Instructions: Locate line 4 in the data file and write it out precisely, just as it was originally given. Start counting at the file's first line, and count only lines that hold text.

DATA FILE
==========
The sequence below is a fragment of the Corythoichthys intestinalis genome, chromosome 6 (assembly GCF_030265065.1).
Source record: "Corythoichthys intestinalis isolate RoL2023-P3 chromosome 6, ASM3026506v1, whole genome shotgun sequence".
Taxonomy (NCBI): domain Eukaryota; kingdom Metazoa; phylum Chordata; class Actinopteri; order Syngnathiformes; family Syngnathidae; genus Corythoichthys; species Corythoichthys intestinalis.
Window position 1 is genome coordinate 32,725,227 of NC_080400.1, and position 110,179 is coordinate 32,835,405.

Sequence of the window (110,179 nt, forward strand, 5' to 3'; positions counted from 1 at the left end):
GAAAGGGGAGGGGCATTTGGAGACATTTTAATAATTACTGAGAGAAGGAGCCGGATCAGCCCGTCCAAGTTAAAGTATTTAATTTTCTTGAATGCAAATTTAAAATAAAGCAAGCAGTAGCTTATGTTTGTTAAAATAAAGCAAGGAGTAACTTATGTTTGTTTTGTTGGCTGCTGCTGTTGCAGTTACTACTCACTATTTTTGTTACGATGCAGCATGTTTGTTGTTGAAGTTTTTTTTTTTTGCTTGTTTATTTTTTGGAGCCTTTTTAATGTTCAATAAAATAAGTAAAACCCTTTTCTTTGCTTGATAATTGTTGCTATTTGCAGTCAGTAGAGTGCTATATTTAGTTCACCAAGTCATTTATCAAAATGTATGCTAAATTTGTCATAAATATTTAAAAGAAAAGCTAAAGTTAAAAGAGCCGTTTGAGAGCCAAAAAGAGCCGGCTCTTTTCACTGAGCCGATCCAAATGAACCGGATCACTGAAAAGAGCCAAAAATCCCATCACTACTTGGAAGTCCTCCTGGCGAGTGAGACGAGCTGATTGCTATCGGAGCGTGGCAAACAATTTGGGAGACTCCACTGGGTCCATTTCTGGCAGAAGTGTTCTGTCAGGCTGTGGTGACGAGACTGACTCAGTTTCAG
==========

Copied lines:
Window position 1 is genome coordinate 32,725,227 of NC_080400.1, and position 110,179 is coordinate 32,835,405.